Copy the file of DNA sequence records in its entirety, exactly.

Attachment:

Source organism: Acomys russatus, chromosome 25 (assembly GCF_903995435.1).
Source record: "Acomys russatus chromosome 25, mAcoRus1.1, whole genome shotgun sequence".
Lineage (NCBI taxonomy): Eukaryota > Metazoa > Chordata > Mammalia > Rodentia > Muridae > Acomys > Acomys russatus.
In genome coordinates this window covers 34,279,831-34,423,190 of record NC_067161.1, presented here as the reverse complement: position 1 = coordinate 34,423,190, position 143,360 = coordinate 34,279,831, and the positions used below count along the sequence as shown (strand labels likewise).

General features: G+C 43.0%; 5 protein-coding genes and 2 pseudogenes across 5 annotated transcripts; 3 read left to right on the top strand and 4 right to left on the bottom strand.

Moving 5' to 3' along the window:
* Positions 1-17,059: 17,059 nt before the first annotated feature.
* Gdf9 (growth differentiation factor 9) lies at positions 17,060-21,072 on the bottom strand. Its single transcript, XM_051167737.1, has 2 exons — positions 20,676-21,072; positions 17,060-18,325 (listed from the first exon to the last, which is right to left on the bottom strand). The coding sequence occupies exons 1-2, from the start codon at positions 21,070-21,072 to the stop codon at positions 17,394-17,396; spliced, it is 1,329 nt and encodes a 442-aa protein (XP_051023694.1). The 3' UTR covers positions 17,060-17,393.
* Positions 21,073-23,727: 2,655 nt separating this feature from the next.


Source organism: Acomys russatus, chromosome 25 (assembly GCF_903995435.1).
Source record: "Acomys russatus chromosome 25, mAcoRus1.1, whole genome shotgun sequence".
Lineage (NCBI taxonomy): Eukaryota > Metazoa > Chordata > Mammalia > Rodentia > Muridae > Acomys > Acomys russatus.
In genome coordinates this window covers 34,279,831-34,423,190 of record NC_067161.1, presented here as the reverse complement: position 1 = coordinate 34,423,190, position 143,360 = coordinate 34,279,831, and the positions used below count along the sequence as shown (strand labels likewise).

General features: G+C 43.0%; 5 protein-coding genes and 2 pseudogenes across 5 annotated transcripts; 3 read left to right on the top strand and 4 right to left on the bottom strand.

Moving 5' to 3' along the window:
* Positions 1-17,059: 17,059 nt before the first annotated feature.
* Gdf9 (growth differentiation factor 9) lies at positions 17,060-21,072 on the bottom strand. Its single transcript, XM_051167737.1, has 2 exons — positions 20,676-21,072; positions 17,060-18,325 (listed from the first exon to the last, which is right to left on the bottom strand). The coding sequence occupies exons 1-2, from the start codon at positions 21,070-21,072 to the stop codon at positions 17,394-17,396; spliced, it is 1,329 nt and encodes a 442-aa protein (XP_051023694.1). The 3' UTR covers positions 17,060-17,393.
* Positions 21,073-23,727: 2,655 nt separating this feature from the next.